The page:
And hundreds may have been an understatement. Further down in the article, the Times reports that “soldiers with knowledge of Ukraine’s retreat estimated that 850 to 1,000 soldiers appear to have been captured or are unaccounted for.” There are unconfirmed reports of even higher numbers of dead and wounded.

That may not have happened under Zaluzhny, who long ago conceded that Avdiivka would fall and would have preplanned the retreat. Some Ukrainian soldiers and Western officials say “the Ukrainian withdrawal was ill-planned and began too late,” according to the Times. They say that “a failure to execute an orderly withdrawal, and the chaos that unfolded Friday and Saturday as the defenses collapsed, was directly responsible for what appears to be a significant number of soldiers captured.”

Suddenly, the 3rd Separate Assault Brigade was not assaulting but desperately trying “to cover the retreat.” The retreat was chaotic: “…some units pulled back before others were aware of the retreat. That put the units left behind at risk of encirclement by the Russians.”

But the true story may be even worse. Military analyst Stephen Bryen reports that the disaster may have begun before the reinforcements even arrived at Avdiivka. Some of the brigades Syrsky brought in gathered and organized in the nearby town of Selydove. Bryen says the Russian military discovered they were there and struck with missiles. Between 1,000 and 1,500 Ukrainian soldiers were reportedly killed.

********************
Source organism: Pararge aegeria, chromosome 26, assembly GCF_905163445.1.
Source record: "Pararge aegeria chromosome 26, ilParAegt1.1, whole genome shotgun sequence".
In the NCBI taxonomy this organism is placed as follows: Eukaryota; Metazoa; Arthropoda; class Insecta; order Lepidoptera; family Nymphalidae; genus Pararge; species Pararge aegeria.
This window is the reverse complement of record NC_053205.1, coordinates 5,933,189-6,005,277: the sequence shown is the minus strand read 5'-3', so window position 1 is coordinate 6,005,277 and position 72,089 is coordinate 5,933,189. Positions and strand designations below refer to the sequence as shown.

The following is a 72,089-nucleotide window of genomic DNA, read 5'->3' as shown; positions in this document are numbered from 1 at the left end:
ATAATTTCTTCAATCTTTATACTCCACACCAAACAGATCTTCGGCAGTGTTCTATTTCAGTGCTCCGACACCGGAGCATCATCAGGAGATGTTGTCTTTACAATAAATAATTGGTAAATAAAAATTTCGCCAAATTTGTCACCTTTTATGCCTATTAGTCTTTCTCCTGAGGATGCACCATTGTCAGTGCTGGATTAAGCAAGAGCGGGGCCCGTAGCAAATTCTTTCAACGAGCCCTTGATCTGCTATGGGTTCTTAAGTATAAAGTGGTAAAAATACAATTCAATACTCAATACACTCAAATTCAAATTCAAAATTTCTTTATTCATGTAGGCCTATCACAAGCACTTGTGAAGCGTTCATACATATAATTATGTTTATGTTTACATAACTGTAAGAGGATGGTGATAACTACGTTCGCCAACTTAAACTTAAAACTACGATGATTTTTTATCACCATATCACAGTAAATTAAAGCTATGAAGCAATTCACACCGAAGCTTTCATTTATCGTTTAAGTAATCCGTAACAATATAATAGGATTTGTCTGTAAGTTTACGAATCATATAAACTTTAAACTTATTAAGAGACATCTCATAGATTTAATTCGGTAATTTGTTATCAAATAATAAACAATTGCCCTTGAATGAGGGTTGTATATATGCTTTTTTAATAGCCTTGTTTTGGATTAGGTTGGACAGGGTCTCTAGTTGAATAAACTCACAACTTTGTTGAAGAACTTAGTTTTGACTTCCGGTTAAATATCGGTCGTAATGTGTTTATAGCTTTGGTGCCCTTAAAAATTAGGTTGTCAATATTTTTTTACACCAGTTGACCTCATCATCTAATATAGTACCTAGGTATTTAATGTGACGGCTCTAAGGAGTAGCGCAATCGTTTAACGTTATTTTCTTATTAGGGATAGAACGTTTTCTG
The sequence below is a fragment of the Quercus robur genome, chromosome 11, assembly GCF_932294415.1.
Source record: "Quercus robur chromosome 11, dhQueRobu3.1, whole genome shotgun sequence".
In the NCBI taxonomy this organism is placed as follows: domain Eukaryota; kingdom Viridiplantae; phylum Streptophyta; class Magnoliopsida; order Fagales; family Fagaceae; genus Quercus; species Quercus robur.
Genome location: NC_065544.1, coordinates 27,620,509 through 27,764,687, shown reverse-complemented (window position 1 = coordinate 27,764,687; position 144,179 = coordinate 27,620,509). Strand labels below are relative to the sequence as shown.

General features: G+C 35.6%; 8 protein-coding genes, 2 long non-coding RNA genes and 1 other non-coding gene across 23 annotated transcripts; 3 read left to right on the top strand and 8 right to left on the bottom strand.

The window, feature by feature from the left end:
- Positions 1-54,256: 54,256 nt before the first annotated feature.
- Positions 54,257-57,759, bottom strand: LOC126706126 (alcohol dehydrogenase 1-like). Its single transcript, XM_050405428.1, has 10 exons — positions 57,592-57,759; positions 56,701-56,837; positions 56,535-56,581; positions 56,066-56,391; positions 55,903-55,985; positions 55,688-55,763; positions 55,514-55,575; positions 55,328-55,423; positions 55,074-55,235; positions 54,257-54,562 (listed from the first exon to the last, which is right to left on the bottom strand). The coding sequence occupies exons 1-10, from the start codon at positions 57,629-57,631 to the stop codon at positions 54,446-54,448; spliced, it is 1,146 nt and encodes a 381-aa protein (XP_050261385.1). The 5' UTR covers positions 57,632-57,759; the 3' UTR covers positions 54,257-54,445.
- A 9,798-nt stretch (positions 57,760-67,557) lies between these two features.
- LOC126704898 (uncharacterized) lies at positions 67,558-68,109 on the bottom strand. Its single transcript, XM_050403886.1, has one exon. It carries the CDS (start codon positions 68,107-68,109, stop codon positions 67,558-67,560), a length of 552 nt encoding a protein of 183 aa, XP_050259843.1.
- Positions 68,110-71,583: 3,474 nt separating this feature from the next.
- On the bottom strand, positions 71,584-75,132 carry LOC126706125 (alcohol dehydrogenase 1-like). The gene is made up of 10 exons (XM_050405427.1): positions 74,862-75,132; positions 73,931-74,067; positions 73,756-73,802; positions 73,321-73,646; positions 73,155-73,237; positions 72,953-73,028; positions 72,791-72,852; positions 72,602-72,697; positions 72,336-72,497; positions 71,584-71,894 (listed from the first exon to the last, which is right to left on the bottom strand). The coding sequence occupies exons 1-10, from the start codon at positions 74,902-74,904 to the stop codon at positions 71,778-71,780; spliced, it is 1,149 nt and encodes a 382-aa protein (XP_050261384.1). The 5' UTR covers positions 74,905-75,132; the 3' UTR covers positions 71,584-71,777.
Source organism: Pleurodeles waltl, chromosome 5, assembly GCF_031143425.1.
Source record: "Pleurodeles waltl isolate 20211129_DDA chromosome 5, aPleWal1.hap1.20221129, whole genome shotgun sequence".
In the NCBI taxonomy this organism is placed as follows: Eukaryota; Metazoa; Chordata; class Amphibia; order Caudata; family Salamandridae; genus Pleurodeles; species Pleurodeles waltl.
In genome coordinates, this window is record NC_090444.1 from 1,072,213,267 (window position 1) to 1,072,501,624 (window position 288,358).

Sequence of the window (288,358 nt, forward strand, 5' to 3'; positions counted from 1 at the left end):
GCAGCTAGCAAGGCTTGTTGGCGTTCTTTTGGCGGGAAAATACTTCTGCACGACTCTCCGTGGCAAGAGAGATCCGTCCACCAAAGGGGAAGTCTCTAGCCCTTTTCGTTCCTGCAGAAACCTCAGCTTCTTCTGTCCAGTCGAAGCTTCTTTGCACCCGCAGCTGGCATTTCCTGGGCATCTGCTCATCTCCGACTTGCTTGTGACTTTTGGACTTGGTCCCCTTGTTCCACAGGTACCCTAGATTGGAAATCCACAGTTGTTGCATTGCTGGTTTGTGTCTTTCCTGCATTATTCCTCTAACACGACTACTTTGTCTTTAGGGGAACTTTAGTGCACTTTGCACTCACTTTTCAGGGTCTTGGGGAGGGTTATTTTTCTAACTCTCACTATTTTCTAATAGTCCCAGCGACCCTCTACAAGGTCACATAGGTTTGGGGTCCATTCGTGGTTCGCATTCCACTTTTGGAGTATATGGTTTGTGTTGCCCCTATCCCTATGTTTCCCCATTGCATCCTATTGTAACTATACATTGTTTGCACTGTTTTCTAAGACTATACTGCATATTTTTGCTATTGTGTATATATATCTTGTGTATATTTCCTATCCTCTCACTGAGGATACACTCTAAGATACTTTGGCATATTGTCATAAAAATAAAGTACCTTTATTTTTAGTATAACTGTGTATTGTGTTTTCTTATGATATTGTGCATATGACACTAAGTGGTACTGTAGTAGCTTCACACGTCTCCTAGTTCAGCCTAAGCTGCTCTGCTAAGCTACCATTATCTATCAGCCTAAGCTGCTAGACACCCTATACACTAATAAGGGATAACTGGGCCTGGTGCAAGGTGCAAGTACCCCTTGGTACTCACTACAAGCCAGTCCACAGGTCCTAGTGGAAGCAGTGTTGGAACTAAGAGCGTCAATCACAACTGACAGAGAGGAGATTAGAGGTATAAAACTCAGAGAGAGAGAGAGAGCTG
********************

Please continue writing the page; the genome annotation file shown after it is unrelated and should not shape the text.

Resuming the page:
Bryen says that when the 3rd Separate Assault Brigade arrived in Avdiivka, they found a desperate situation. They reportedly discarded Syrsky’s orders and retreated. Some reportedly surrendered. Syrsky then announced the troop withdrawal and the fall of Avdiivka.

Zelensky’s choice of Syrsky over Zaluzhny was, in part, the choice to maintain the course of a war of attrition to hold and retake all Ukrainian territory. Syrsky’s first orders fulfilled that choice in Avdiivka. It went exactly as Zaluzhny said it would but worse because Zelensky and Syrsky tried to defy the battlefield reality that Zaluzhny recognized. Perhaps Zelensky should have stuck with Zaluzhny.

About Ted Snider

Ted Snider is a regular columnist on U.S. foreign policy and history at Antiwar.com and The Libertarian Institute. He is also a frequent contributor to Responsible Statecraft and The American Conservative as well as other outlets. To support his work or for media or virtual presentation requests, contact him at tedsnider@bell.net